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Manchester film reviews

Sarah's Key

Sarah's Key at Cornerhouse

Reviewed by Anne Ryan August 2011

Films dealing with the Holocaust are now no longer rare, most try to derive some life affirming lesson from the horror – notably in 'Schindler's List'. The events depicted in Kristin Scott Thomas's new film ‘Sarah’s Key’ are less familiar – the rounding up of thousands of Jews in occupied Paris in 1942. This horrendous action was carried out by French police, the people were imprisoned in inhuman conditions in the Paris velodrome, the Vel d'Hiv, and then deported to the concentration camps.


Until recently this was an event largely ignored by the French, as part of a general amnesia where the national myth of resistance flourished.


The film shows the events through the story of one child as her fate is followed by a modern-day journalist played by Kristin Scott-Thomas. The round-up and deportation are shown in flashback, and we gradually learn the horror of Sarah's action which will overshadow her life; we also see how her family and Scott-Thomas' are linked.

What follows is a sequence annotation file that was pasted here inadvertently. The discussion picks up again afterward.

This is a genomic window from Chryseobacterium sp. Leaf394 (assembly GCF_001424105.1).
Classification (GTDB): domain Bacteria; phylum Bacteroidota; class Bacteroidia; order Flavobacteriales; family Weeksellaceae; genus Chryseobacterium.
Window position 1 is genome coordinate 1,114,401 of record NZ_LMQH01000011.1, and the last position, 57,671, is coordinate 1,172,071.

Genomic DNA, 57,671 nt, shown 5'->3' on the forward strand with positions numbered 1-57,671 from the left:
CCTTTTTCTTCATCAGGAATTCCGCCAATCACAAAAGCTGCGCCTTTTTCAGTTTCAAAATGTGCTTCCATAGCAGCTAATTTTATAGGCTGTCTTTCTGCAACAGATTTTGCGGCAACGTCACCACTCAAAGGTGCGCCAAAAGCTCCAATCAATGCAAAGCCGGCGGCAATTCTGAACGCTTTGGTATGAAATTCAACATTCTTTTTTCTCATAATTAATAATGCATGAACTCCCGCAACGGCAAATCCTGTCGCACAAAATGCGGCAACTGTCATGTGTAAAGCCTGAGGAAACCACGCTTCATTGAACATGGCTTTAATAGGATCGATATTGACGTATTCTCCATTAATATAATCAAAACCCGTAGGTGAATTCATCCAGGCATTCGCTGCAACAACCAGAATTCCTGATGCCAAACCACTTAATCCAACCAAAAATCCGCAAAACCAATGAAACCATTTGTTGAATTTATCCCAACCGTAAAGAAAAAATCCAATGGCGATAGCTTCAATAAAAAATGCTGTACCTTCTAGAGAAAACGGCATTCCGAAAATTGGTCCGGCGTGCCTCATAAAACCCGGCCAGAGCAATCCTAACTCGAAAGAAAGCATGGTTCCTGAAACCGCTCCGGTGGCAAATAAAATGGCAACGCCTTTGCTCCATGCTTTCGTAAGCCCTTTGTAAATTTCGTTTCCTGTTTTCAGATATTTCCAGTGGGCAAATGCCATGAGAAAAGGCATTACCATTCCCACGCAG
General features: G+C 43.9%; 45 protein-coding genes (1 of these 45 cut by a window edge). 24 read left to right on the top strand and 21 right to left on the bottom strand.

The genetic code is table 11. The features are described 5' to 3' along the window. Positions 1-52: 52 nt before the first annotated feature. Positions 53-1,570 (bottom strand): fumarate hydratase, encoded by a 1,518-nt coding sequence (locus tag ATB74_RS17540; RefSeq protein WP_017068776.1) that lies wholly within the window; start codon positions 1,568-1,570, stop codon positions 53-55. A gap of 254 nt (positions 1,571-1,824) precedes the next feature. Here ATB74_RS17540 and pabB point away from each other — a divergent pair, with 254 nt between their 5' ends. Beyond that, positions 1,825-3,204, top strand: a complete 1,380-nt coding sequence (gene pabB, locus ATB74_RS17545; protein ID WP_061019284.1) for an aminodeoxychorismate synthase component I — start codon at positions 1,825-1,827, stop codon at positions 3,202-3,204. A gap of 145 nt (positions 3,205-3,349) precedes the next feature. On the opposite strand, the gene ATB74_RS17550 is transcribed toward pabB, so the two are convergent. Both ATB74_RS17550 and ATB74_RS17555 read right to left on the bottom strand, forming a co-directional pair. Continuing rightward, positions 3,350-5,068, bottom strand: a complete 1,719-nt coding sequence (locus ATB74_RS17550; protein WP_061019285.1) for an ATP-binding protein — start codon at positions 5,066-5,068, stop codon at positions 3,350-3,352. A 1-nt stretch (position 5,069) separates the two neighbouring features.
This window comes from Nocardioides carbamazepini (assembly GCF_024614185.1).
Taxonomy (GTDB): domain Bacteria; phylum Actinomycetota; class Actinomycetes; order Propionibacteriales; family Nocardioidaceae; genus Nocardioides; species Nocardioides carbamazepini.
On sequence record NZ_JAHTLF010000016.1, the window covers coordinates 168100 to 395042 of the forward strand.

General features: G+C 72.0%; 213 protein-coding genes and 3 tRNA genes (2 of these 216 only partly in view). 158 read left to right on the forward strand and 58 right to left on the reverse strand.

The first half is fascinating, and though we may read about these events, their graphic depiction forces one to appreciate the reality of the nightmare in which these people are plunged.


In the flashback sequences there is a very confident performance by Melusine Mayance, while Scott-Thomas intriguingly portrays a woman balancing her own family and the demands of a story which takes over her life – discovering secrets which have been kept for half a century.


However after this plot revelation the film, directed by Gilles Paquet-Brenner, starts to feel like a TV movie, as it zips between Brooklyn, Florence and Paris – allowing a prominent cameo for Aiden Quinn, and perhaps in an attempt to gain an American audience. The ending is also rather convenient, and a little too comforting considering the horrors of the events.


The important question in 'Sarah's Key' is what would you have done? We all like to think that we would have been part of the resistance, but would we? Unfortunately after asking this question 'Sarah's Key' fails to really explore it.

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